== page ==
FTY: Tests? We don’t like tests!

June 27, 2014

Current Reading and commentary:

  1. A Peoples History of the US: Ch11- Robber Barrons and Rebels——>So many parallels to The Pitchforks Are Coming….For Us Plutocrats. The man who writes that article is very smart to realize we have been here before and blood was spilled. I would really like to know how much. I think I might go through Mr. Zinn’s Ch11 and record a body count and dates, because I want to know how many died so my family could have the weekend, the 8 hour day, and the minimum wage. Agitation with A Smile 🙂
  2. Hands on the Freedom Plow- My sub-title: Revolutionary women who lead the civil rights movement and their stories.
  3. GRE Exam Math Workbook- a few of my answers have been thrown off by ONE digit—-and no point/ cookie for me–even though I got the process right!!!!!!!! Fairness does not exist.
  4. Grammar for College Writing: I’ts like 8th grade english plus, all over again—– without the sentence diagramming.
  5. A Workbook for Argument: A Complete Course in Critical Thinking–I’m working on my writing so I can write a killer op-ed.

fridaythankyou

 

FTY: To Stephanie Lormand (and of course The Labor Movement) An unlikely pair to be so close together

 

 

🙂 My dear friend Stephanie Lormand had a wonderful op-ed in the News and Observer this week you can find a link to it in this blog post called Are School Aged Kids Tested More Often than Toxic Chemicals. Her op-ed was very inspiring to me. I hope one day I can write an op-ed about an issue I am passionate about.

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STY: Book Switch- Freedom’s Teacher

June 30, 2012

Saturday Thank YouIn honor of the Labor Movement “The folks who brought you The Weekend!”

I read several chapters into The Woman Behind The New Deal and had to return it. In reading that book I realized I’m more of a “boots on the ground” organizer, like Frances Perkins was early on in her career. And that probably has more to do with my need for movement and a variety of different activities. So, I have switched books. I’ve only just begun this book but I find myself needing to go back and reread because I can’t believe the history I’m seeing repeat; and it’s good to know that “The Women’s Liberation Movement” was alive and well prior to the Civil Rights movement—we just don’t get to hear about it unless we seek it out. I plan on posting more about what I am reading next week.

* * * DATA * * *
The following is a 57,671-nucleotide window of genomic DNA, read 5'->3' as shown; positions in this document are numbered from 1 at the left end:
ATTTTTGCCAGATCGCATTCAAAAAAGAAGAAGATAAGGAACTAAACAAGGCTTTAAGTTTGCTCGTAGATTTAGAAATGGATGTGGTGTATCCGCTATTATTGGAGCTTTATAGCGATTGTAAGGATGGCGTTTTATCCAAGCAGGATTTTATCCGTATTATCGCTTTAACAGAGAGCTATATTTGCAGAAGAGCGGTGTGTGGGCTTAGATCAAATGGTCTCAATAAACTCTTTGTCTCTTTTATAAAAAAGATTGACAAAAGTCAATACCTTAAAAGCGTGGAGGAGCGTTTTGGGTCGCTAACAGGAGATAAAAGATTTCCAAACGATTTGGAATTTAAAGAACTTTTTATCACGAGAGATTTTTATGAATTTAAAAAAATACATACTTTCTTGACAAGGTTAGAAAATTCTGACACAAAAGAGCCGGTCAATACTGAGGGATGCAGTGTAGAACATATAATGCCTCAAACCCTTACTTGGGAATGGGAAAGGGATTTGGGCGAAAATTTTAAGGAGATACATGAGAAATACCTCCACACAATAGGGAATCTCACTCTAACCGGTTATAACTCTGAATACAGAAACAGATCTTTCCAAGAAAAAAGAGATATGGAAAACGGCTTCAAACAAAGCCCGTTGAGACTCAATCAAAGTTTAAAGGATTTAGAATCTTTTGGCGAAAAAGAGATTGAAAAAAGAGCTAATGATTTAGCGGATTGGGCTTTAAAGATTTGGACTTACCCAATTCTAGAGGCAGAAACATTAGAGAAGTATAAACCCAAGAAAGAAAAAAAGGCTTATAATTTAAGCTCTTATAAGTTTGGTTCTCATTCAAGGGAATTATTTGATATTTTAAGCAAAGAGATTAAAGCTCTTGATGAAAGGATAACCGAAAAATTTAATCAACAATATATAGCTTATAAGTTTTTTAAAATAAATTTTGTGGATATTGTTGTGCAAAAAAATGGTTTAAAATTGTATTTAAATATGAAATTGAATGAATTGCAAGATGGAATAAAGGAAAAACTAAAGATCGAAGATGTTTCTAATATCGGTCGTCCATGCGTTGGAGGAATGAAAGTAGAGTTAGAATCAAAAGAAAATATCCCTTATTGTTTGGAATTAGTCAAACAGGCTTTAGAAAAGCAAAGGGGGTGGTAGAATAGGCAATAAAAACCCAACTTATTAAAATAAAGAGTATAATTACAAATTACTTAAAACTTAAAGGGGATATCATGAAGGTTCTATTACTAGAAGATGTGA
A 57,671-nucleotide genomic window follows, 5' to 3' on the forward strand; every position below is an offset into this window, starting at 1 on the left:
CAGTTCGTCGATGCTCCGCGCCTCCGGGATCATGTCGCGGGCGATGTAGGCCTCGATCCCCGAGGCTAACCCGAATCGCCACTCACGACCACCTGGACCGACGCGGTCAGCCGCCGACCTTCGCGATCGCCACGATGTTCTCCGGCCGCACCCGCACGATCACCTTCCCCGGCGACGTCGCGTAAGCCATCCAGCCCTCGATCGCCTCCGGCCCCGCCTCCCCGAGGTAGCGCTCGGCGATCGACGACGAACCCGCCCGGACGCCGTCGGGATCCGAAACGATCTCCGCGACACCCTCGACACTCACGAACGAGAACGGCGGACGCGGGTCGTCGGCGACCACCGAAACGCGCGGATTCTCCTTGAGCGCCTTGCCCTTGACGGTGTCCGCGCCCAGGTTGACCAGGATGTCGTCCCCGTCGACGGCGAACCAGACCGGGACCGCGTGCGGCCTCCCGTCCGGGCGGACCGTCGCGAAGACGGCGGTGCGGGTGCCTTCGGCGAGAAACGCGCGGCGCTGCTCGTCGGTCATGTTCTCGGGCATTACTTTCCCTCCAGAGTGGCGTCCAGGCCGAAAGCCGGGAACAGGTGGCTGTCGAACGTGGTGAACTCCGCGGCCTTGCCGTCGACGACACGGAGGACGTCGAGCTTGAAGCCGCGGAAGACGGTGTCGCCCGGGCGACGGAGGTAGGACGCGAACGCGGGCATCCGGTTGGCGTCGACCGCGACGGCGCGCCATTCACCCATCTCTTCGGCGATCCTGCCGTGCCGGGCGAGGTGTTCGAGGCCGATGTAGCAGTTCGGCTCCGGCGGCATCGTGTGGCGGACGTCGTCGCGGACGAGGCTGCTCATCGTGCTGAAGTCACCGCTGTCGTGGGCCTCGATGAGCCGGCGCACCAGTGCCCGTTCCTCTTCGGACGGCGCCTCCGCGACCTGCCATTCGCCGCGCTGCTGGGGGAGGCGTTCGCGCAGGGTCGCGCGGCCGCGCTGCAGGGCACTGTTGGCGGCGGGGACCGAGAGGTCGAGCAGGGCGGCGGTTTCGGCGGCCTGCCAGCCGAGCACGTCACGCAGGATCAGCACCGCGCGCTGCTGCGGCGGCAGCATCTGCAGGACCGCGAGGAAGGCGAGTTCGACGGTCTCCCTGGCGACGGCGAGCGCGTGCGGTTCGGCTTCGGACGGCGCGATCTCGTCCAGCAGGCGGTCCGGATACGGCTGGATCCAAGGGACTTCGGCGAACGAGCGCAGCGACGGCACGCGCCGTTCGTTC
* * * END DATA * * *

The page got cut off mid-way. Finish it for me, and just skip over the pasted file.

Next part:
chaotic note

I’ve got a great story for Warrior Wednesday inspired by Kiddo–who asked where are the women warriors. Thank You Master Ray for telling the story about why most men would choose to fight other men and not women who were defending their children and home. <Ohh wee! when my kitchen gets messed up after I worked so hard to clean it–watch out>

Great story about Reclaiming Our History and Finding the real Rebel Helen Keller


FTY: Dont Know Mind and Questioning

June 21, 2012

Today’s Friday Thank You goes out to Teachers and Parents.

Two things my family is working on is asking each other more questions and embracing.. don’t know mind or beginners mind.  By embracing don’t know mind we shed our perceptions and biases of what we think should be. It is very similar to letting go of expectations–as the 12 step programs say.

Using questioning with the 4-6 year old age group has been difficult for me to embrace. I have noticed a remarkable improvement in kiddo’s behavior since I embraced it. I’m used to giving choices and being open to children’s suggestions with the elementary school age group and not preschool. I’ve had to let go of the idea that I’m The Adult and my kiddo should just do what I say. It also brings up uncomfortable feelings about cultural differences. I must say my thoughts have fluctuated between thinking– Yes, ma’am and Yes, Sir seem a little rigid—but at the same time it makes sense to me. I particularly like asking a question and if the answer is no telling kiddo, “The answer is Yes ma’am”.<—this is me embracing the paradox of it all>

Also, not every family gives children choices. So, what happens when I give a student choices and it overwhelms them. This is a particularly sticky question I’ve been asked as a ‘White Teacher‘. And, I haven’t found an answer I am completely comfortable with yet. I think I would look to veteran teachers around me to help me with children uncomfortable with making choices.